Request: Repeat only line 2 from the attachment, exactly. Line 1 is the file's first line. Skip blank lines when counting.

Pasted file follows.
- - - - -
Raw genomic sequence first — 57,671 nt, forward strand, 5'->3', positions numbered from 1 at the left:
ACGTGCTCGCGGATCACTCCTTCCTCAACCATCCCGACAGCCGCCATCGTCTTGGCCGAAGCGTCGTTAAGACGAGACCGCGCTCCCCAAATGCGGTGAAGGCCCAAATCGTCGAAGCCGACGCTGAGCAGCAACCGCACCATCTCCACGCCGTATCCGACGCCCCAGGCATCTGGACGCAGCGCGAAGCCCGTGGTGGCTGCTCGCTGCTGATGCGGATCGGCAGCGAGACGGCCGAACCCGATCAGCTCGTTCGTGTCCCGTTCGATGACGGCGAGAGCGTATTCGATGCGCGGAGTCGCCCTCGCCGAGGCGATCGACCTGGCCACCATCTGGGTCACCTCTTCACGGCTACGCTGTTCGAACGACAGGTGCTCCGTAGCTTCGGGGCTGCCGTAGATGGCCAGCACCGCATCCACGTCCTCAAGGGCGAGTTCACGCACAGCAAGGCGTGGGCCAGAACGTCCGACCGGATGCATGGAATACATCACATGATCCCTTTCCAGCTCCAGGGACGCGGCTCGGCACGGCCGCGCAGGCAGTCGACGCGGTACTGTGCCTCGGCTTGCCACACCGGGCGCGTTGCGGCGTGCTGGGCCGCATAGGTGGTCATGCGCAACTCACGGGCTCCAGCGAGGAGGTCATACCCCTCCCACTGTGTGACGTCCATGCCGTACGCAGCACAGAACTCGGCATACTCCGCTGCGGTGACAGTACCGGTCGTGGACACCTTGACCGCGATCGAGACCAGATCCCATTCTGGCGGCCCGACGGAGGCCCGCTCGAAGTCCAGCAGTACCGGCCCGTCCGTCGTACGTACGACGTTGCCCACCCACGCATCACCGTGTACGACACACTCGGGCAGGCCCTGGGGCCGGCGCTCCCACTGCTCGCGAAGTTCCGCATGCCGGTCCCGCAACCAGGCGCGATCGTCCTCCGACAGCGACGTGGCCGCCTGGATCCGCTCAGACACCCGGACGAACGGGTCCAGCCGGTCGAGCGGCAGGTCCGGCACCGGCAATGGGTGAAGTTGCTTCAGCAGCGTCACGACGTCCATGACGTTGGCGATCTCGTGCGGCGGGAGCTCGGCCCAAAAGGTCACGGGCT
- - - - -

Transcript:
ACGTGCTCGCGGATCACTCCTTCCTCAACCATCCCGACAGCCGCCATCGTCTTGGCCGAAGCGTCGTTAAGACGAGACCGCGCTCCCCAAATGCGGTGAAGGCCCAAATCGTCGAAGCCGACGCTGAGCAGCAACCGCACCATCTCCACGCCGTATCCGACGCCCCAGGCATCTGGACGCAGCGCGAAGCCCGTGGTGGCTGCTCGCTGCTGATGCGGATCGGCAGCGAGACGGCCGAACCCGATCAGCTCGTTCGTGTCCCGTTCGATGACGGCGAGAGCGTATTCGATGCGCGGAGTCGCCCTCGCCGAGGCGATCGACCTGGCCACCATCTGGGTCACCTCTTCACGGCTACGCTGTTCGAACGACAGGTGCTCCGTAGCTTCGGGGCTGCCGTAGATGGCCAGCACCGCATCCACGTCCTCAAGGGCGAGTTCACGCACAGCAAGGCGTGGGCCAGAACGTCCGACCGGATGCATGGAATACATCACATGATCCCTTTCCAGCTCCAGGGACGCGGCTCGGCACGGCCGCGCAGGCAGTCGACGCGGTACTGTGCCTCGGCTTGCCACACCGGGCGCGTTGCGGCGTGCTGGGCCGCATAGGTGGTCATGCGCAACTCACGGGCTCCAGCGAGGAGGTCATACCCCTCCCACTGTGTGACGTCCATGCCGTACGCAGCACAGAACTCGGCATACTCCGCTGCGGTGACAGTACCGGTCGTGGACACCTTGACCGCGATCGAGACCAGATCCCATTCTGGCGGCCCGACGGAGGCCCGCTCGAAGTCCAGCAGTACCGGCCCGTCCGTCGTACGTACGACGTTGCCCACCCACGCATCACCGTGTACGACACACTCGGGCAGGCCCTGGGGCCGGCGCTCCCACTGCTCGCGAAGTTCCGCATGCCGGTCCCGCAACCAGGCGCGATCGTCCTCCGACAGCGACGTGGCCGCCTGGATCCGCTCAGACACCCGGACGAACGGGTCCAGCCGGTCGAGCGGCAGGTCCGGCACCGGCAATGGGTGAAGTTGCTTCAGCAGCGTCACGACGTCCATGACGTTGGCGATCTCGTGCGGCGGGAGCTCGGCCCAAAAGGTCACGGGCT